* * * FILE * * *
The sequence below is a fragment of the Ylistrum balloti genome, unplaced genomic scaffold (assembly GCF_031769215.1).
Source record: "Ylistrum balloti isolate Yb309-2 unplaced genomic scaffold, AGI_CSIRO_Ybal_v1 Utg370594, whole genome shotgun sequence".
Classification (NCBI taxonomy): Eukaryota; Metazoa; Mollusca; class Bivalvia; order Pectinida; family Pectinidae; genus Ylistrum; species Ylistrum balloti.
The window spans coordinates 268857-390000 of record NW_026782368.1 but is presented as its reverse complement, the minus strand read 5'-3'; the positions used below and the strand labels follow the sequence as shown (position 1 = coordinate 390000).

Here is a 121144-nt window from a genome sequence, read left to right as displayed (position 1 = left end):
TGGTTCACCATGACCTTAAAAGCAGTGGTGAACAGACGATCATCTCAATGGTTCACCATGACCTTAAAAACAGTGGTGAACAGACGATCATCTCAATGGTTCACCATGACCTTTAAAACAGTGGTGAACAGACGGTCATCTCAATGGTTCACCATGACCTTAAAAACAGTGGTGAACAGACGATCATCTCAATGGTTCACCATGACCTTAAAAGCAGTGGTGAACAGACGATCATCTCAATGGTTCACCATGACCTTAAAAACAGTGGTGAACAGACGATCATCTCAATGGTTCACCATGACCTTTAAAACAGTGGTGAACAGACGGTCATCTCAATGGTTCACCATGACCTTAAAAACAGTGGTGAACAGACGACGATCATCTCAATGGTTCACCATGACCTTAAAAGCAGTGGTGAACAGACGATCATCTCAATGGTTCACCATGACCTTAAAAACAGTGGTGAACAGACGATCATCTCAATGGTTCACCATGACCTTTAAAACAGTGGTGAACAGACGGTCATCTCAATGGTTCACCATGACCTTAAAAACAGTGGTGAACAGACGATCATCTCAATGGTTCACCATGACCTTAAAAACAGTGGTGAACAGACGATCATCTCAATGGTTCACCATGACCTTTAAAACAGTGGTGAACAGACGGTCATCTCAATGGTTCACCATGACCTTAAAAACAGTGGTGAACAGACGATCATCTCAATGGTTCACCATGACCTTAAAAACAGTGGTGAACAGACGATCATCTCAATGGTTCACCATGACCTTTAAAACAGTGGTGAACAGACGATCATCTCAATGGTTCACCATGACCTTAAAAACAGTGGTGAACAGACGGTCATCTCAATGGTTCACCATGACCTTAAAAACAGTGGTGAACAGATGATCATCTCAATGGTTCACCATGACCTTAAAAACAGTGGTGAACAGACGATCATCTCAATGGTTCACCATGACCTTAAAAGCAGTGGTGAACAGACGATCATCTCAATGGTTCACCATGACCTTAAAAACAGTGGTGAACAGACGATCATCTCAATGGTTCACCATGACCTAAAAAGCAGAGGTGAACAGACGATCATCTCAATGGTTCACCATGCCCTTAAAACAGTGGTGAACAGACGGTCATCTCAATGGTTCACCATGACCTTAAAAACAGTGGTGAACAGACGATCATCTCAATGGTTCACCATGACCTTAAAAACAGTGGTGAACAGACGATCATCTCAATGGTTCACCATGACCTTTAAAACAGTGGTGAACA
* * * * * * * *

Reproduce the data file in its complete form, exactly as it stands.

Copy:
The sequence below is a fragment of the Ylistrum balloti genome, unplaced genomic scaffold (assembly GCF_031769215.1).
Source record: "Ylistrum balloti isolate Yb309-2 unplaced genomic scaffold, AGI_CSIRO_Ybal_v1 Utg370594, whole genome shotgun sequence".
Classification (NCBI taxonomy): Eukaryota; Metazoa; Mollusca; class Bivalvia; order Pectinida; family Pectinidae; genus Ylistrum; species Ylistrum balloti.
The window spans coordinates 268857-390000 of record NW_026782368.1 but is presented as its reverse complement, the minus strand read 5'-3'; the positions used below and the strand labels follow the sequence as shown (position 1 = coordinate 390000).

Here is a 121144-nt window from a genome sequence, read left to right as displayed (position 1 = left end):
TGGTTCACCATGACCTTAAAAGCAGTGGTGAACAGACGATCATCTCAATGGTTCACCATGACCTTAAAAACAGTGGTGAACAGACGATCATCTCAATGGTTCACCATGACCTTTAAAACAGTGGTGAACAGACGGTCATCTCAATGGTTCACCATGACCTTAAAAACAGTGGTGAACAGACGATCATCTCAATGGTTCACCATGACCTTAAAAGCAGTGGTGAACAGACGATCATCTCAATGGTTCACCATGACCTTAAAAACAGTGGTGAACAGACGATCATCTCAATGGTTCACCATGACCTTTAAAACAGTGGTGAACAGACGGTCATCTCAATGGTTCACCATGACCTTAAAAACAGTGGTGAACAGACGACGATCATCTCAATGGTTCACCATGACCTTAAAAGCAGTGGTGAACAGACGATCATCTCAATGGTTCACCATGACCTTAAAAACAGTGGTGAACAGACGATCATCTCAATGGTTCACCATGACCTTTAAAACAGTGGTGAACAGACGGTCATCTCAATGGTTCACCATGACCTTAAAAACAGTGGTGAACAGACGATCATCTCAATGGTTCACCATGACCTTAAAAACAGTGGTGAACAGACGATCATCTCAATGGTTCACCATGACCTTTAAAACAGTGGTGAACAGACGGTCATCTCAATGGTTCACCATGACCTTAAAAACAGTGGTGAACAGACGATCATCTCAATGGTTCACCATGACCTTAAAAACAGTGGTGAACAGACGATCATCTCAATGGTTCACCATGACCTTTAAAACAGTGGTGAACAGACGATCATCTCAATGGTTCACCATGACCTTAAAAACAGTGGTGAACAGACGGTCATCTCAATGGTTCACCATGACCTTAAAAACAGTGGTGAACAGATGATCATCTCAATGGTTCACCATGACCTTAAAAACAGTGGTGAACAGACGATCATCTCAATGGTTCACCATGACCTTAAAAGCAGTGGTGAACAGACGATCATCTCAATGGTTCACCATGACCTTAAAAACAGTGGTGAACAGACGATCATCTCAATGGTTCACCATGACCTAAAAAGCAGAGGTGAACAGACGATCATCTCAATGGTTCACCATGCCCTTAAAACAGTGGTGAACAGACGGTCATCTCAATGGTTCACCATGACCTTAAAAACAGTGGTGAACAGACGATCATCTCAATGGTTCACCATGACCTTAAAAACAGTGGTGAACAGACGATCATCTCAATGGTTCACCATGACCTTTAAAACAGTGGTGAACA